SK: I don’t think it’s harder for us to recruit now than it was a year ago; we just have different challenges than we did a year ago. We’ve certainly increased and leaned into the hiring, training and development of our talent acquisition team more than ever. We’re seeing that shine through in some of the numbers. However, some of the challenges that we are facing are the compensation strategy and the challenges that we see around competitors from a remote working point of view. We want to have a very strong balance between home and office-based work because we think socialisation and collaboration is critically important to our long-term culture, so we’re not a remote business. There’s also a number of new start-ups and businesses that have been born out of the pandemic that may be attractive to people as they’re considering job moves. Then we see things like saturated talent markets. There are geographies where we need to keep shifting and moving to be able to access talent from different sources. Of course [having] avenues for a more diverse pipeline of talent is something that is hard for businesses to do [but] they really have to make an effort. This kind of sentiment — the war for talent — is something that has been around my entire career, [but what’s different now is where the] demand is, and where you’re seeing it pivot, and being fast enough to make decisions and adapt your processes and hiring policy practices to support that.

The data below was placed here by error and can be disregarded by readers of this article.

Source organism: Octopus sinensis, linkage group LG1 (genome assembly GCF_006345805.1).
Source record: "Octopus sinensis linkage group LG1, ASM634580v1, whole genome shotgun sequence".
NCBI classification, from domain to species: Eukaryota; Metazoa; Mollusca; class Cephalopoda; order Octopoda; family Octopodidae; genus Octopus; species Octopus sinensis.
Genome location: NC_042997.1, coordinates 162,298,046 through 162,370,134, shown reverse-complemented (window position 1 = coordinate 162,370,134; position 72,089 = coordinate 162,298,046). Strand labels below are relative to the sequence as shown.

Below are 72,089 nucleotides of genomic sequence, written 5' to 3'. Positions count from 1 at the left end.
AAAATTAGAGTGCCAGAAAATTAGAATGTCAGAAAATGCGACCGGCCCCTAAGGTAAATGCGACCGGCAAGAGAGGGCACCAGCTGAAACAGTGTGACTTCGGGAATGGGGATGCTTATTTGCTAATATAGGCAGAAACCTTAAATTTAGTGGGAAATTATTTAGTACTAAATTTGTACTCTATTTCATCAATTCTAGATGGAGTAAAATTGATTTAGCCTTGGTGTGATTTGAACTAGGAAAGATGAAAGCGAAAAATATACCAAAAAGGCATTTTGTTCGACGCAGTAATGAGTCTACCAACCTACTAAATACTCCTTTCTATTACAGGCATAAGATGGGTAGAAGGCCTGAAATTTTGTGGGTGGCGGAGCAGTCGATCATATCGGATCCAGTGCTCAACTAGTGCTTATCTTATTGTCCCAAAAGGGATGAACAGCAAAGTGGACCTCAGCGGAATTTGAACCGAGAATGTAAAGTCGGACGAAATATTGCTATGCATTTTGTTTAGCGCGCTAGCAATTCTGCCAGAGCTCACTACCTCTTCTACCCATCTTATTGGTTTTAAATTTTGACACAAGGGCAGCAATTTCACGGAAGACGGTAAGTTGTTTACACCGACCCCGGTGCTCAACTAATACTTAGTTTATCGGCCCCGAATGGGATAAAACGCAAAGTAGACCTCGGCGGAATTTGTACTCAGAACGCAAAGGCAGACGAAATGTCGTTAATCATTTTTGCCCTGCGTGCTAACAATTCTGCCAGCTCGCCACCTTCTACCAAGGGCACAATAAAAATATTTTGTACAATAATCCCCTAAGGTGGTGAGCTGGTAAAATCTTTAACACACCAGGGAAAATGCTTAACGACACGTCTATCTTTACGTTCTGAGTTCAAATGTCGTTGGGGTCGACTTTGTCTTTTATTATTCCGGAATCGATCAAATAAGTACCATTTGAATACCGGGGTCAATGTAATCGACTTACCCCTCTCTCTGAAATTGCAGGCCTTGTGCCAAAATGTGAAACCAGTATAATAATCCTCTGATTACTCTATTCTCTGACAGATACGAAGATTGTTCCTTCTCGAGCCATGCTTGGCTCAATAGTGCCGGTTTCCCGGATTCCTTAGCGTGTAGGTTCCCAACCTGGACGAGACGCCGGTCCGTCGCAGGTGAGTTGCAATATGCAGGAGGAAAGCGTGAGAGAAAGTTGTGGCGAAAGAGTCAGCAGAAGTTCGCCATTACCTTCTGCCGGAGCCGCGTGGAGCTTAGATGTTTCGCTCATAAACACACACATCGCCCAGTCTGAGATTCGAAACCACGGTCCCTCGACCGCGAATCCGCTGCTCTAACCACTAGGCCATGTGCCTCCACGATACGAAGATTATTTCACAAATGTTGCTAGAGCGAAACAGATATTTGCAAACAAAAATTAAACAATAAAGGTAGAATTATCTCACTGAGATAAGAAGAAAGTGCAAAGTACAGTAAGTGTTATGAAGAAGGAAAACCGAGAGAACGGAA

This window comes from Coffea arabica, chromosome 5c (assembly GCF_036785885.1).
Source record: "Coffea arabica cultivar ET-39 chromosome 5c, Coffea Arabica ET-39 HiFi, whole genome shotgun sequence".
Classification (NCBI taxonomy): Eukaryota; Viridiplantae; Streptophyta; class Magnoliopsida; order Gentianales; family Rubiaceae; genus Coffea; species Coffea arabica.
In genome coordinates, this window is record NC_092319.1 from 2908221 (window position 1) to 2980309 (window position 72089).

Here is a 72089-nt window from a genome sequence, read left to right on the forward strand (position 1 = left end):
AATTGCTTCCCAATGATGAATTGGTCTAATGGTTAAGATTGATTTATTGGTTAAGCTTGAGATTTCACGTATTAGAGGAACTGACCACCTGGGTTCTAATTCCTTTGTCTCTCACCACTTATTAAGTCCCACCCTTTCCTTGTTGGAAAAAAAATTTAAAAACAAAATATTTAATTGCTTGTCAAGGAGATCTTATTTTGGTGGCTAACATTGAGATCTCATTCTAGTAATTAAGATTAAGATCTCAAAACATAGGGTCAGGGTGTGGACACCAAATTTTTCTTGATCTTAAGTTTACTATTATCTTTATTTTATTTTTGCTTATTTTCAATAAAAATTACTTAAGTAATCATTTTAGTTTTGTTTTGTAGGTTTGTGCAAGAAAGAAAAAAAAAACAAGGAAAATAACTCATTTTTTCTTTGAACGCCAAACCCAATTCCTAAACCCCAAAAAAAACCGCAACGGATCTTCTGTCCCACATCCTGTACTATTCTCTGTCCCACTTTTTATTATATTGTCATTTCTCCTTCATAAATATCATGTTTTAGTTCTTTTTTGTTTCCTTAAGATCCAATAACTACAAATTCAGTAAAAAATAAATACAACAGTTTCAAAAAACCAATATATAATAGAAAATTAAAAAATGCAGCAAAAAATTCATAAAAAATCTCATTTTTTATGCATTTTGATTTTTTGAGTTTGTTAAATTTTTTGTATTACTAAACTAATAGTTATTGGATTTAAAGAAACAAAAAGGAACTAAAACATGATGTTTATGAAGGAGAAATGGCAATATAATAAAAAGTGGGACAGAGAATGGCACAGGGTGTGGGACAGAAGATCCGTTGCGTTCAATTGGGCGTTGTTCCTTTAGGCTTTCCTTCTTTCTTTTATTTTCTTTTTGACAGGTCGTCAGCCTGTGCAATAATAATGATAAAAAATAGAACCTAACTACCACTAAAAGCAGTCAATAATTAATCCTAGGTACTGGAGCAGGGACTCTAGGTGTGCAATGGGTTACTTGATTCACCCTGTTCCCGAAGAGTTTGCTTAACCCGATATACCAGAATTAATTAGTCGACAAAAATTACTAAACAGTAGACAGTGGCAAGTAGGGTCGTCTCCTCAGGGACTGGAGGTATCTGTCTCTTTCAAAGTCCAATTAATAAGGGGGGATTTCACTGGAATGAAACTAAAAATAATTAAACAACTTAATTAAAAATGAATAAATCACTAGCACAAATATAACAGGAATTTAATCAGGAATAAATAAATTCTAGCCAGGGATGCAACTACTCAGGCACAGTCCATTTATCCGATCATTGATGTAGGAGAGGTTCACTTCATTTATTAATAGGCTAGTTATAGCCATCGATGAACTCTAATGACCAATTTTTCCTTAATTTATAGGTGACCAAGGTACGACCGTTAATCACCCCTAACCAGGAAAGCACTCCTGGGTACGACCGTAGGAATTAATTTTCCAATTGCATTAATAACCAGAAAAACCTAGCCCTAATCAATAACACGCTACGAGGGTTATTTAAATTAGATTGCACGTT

BoF: As both an e-commerce company and a fashion player, Farfetch must recruit from both tech and fashion circles. How do employees’ expectations tend to differ from these groups, and are they evolving in different ways now?